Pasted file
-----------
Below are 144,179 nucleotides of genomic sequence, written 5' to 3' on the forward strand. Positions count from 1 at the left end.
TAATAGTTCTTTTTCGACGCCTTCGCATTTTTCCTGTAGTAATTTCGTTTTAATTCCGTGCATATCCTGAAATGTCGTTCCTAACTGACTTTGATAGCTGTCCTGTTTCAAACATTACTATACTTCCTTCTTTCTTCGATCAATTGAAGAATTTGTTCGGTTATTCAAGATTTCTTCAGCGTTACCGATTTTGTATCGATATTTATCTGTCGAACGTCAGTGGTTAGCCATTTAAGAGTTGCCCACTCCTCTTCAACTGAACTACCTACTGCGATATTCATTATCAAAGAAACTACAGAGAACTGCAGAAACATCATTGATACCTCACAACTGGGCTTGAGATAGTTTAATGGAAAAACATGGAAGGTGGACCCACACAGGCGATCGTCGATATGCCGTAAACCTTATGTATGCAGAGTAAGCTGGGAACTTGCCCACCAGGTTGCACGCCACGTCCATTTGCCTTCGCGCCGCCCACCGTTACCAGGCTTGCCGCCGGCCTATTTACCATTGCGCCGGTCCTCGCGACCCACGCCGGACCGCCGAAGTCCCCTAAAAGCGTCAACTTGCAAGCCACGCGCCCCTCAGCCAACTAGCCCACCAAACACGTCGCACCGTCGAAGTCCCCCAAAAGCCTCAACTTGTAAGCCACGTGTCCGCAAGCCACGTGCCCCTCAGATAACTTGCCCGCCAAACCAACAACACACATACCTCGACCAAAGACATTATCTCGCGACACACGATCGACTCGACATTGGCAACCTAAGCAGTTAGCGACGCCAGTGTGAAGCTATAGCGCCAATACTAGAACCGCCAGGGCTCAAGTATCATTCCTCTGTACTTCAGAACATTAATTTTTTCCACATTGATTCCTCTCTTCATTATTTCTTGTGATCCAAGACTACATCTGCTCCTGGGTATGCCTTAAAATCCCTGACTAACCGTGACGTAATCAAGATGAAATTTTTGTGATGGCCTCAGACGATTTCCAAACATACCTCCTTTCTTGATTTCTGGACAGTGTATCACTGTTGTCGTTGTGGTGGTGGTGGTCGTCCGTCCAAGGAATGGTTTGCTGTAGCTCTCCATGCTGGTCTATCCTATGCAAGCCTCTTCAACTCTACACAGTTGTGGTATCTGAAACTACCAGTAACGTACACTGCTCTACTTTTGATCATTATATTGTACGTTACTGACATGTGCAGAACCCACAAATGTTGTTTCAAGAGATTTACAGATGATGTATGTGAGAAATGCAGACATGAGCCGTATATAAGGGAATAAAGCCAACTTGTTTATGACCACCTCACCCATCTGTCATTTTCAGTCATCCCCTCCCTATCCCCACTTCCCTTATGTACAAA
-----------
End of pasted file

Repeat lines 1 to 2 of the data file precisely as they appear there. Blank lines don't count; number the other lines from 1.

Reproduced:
Below are 144,179 nucleotides of genomic sequence, written 5' to 3' on the forward strand. Positions count from 1 at the left end.
TAATAGTTCTTTTTCGACGCCTTCGCATTTTTCCTGTAGTAATTTCGTTTTAATTCCGTGCATATCCTGAAATGTCGTTCCTAACTGACTTTGATAGCTGTCCTGTTTCAAACATTACTATACTTCCTTCTTTCTTCGATCAATTGAAGAATTTGTTCGGTTATTCAAGATTTCTTCAGCGTTACCGATTTTGTATCGATATTTATCTGTCGAACGTCAGTGGTTAGCCATTTAAGAGTTGCCCACTCCTCTTCAACTGAACTACCTACTGCGATATTCATTATCAAAGAAACTACAGAGAACTGCAGAAACATCATTGATACCTCACAACTGGGCTTGAGATAGTTTAATGGAAAAACATGGAAGGTGGACCCACACAGGCGATCGTCGATATGCCGTAAACCTTATGTATGCAGAGTAAGCTGGGAACTTGCCCACCAGGTTGCACGCCACGTCCATTTGCCTTCGCGCCGCCCACCGTTACCAGGCTTGCCGCCGGCCTATTTACCATTGCGCCGGTCCTCGCGACCCACGCCGGACCGCCGAAGTCCCCTAAAAGCGTCAACTTGCAAGCCACGCGCCCCTCAGCCAACTAGCCCACCAAACACGTCGCACCGTCGAAGTCCCCCAAAAGCCTCAACTTGTAAGCCACGTGTCCGCAAGCCACGTGCCCCTCAGATAACTTGCCCGCCAAACCAACAACACACATACCTCGACCAAAGACATTATCTCGCGACACACGATCGACTCGACATTGGCAACCTAAGCAGTTAGCGACGCCAGTGTGAAGCTATAGCGCCAATACTAGAACCGCCAGGGCTCAAGTATCATTCCTCTGTACTTCAGAACATTAATTTTTTCCACATTGATTCCTCTCTTCATTATTTCTTGTGATCCAAGACTACATCTGCTCCTGGGTATGCCTTAAAATCCCTGACTAACCGTGACGTAATCAAGATGAAATTTTTGTGATGGCCTCAGACGATTTCCAAACATACCTCCTTTCTTGATTTCTGGACAGTGTATCACTGTTGTCGTTGTGGTGGTGGTGGTCGTCCGTCCAAGGAATGGTTTGCTGTAGCTCTCCATGCTGGTCTATCCTATGCAAGCCTCTTCAACTCTACACAGTTGTGGTATCTGAAACTACCAGTAACGTACACTGCTCTACTTTTGATCATTATATTGTACGTTACTGACATGTGCAGAACCCACAAATGTTGTTTCAAGAGATTTACAGATGATGTATGTGAGAAATGCAGACATGAGCCGTATATAAGGGAATAAAGCCAACTTGTTTATGACCACCTCACCCATCTGTCATTTTCAGTCATCCCCTCCCTATCCCCACTTCCCTTATGTACAAA